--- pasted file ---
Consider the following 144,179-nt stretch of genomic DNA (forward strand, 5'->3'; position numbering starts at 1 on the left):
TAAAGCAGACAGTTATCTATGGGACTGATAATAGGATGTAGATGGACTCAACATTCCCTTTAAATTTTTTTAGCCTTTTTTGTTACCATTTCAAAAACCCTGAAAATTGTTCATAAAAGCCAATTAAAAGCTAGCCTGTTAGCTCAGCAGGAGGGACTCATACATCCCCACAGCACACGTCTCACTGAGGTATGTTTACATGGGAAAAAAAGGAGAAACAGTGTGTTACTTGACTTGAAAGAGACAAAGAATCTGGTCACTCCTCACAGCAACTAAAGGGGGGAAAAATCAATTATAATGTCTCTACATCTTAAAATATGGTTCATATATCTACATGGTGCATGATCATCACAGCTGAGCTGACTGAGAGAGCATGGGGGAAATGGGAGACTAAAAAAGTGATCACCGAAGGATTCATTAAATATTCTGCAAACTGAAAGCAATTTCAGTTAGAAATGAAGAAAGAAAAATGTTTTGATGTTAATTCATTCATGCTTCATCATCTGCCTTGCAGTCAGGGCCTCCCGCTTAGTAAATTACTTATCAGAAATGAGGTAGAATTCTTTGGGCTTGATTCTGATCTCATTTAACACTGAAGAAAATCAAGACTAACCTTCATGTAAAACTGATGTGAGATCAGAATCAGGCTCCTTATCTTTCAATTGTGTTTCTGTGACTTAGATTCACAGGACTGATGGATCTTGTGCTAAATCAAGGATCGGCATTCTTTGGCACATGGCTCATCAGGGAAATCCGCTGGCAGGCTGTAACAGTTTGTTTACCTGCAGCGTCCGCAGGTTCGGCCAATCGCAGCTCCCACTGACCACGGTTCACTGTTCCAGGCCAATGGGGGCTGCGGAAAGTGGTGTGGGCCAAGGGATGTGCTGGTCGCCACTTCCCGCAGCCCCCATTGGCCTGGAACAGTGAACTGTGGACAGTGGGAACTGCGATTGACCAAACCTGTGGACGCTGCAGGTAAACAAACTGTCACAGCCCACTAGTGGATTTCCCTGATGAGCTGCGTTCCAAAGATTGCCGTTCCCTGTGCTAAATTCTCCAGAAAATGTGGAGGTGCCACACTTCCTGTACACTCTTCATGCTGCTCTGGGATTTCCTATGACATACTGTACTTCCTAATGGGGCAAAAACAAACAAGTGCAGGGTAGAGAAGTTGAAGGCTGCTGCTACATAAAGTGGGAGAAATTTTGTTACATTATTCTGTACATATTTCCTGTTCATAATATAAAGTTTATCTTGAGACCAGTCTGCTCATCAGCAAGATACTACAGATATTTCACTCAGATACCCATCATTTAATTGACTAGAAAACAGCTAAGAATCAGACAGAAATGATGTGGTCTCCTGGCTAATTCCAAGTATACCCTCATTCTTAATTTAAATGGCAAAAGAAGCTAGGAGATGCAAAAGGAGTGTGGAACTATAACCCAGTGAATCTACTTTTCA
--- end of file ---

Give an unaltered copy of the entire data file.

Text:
Consider the following 144,179-nt stretch of genomic DNA (forward strand, 5'->3'; position numbering starts at 1 on the left):
TAAAGCAGACAGTTATCTATGGGACTGATAATAGGATGTAGATGGACTCAACATTCCCTTTAAATTTTTTTAGCCTTTTTTGTTACCATTTCAAAAACCCTGAAAATTGTTCATAAAAGCCAATTAAAAGCTAGCCTGTTAGCTCAGCAGGAGGGACTCATACATCCCCACAGCACACGTCTCACTGAGGTATGTTTACATGGGAAAAAAAGGAGAAACAGTGTGTTACTTGACTTGAAAGAGACAAAGAATCTGGTCACTCCTCACAGCAACTAAAGGGGGGAAAAATCAATTATAATGTCTCTACATCTTAAAATATGGTTCATATATCTACATGGTGCATGATCATCACAGCTGAGCTGACTGAGAGAGCATGGGGGAAATGGGAGACTAAAAAAGTGATCACCGAAGGATTCATTAAATATTCTGCAAACTGAAAGCAATTTCAGTTAGAAATGAAGAAAGAAAAATGTTTTGATGTTAATTCATTCATGCTTCATCATCTGCCTTGCAGTCAGGGCCTCCCGCTTAGTAAATTACTTATCAGAAATGAGGTAGAATTCTTTGGGCTTGATTCTGATCTCATTTAACACTGAAGAAAATCAAGACTAACCTTCATGTAAAACTGATGTGAGATCAGAATCAGGCTCCTTATCTTTCAATTGTGTTTCTGTGACTTAGATTCACAGGACTGATGGATCTTGTGCTAAATCAAGGATCGGCATTCTTTGGCACATGGCTCATCAGGGAAATCCGCTGGCAGGCTGTAACAGTTTGTTTACCTGCAGCGTCCGCAGGTTCGGCCAATCGCAGCTCCCACTGACCACGGTTCACTGTTCCAGGCCAATGGGGGCTGCGGAAAGTGGTGTGGGCCAAGGGATGTGCTGGTCGCCACTTCCCGCAGCCCCCATTGGCCTGGAACAGTGAACTGTGGACAGTGGGAACTGCGATTGACCAAACCTGTGGACGCTGCAGGTAAACAAACTGTCACAGCCCACTAGTGGATTTCCCTGATGAGCTGCGTTCCAAAGATTGCCGTTCCCTGTGCTAAATTCTCCAGAAAATGTGGAGGTGCCACACTTCCTGTACACTCTTCATGCTGCTCTGGGATTTCCTATGACATACTGTACTTCCTAATGGGGCAAAAACAAACAAGTGCAGGGTAGAGAAGTTGAAGGCTGCTGCTACATAAAGTGGGAGAAATTTTGTTACATTATTCTGTACATATTTCCTGTTCATAATATAAAGTTTATCTTGAGACCAGTCTGCTCATCAGCAAGATACTACAGATATTTCACTCAGATACCCATCATTTAATTGACTAGAAAACAGCTAAGAATCAGACAGAAATGATGTGGTCTCCTGGCTAATTCCAAGTATACCCTCATTCTTAATTTAAATGGCAAAAGAAGCTAGGAGATGCAAAAGGAGTGTGGAACTATAACCCAGTGAATCTACTTTTCA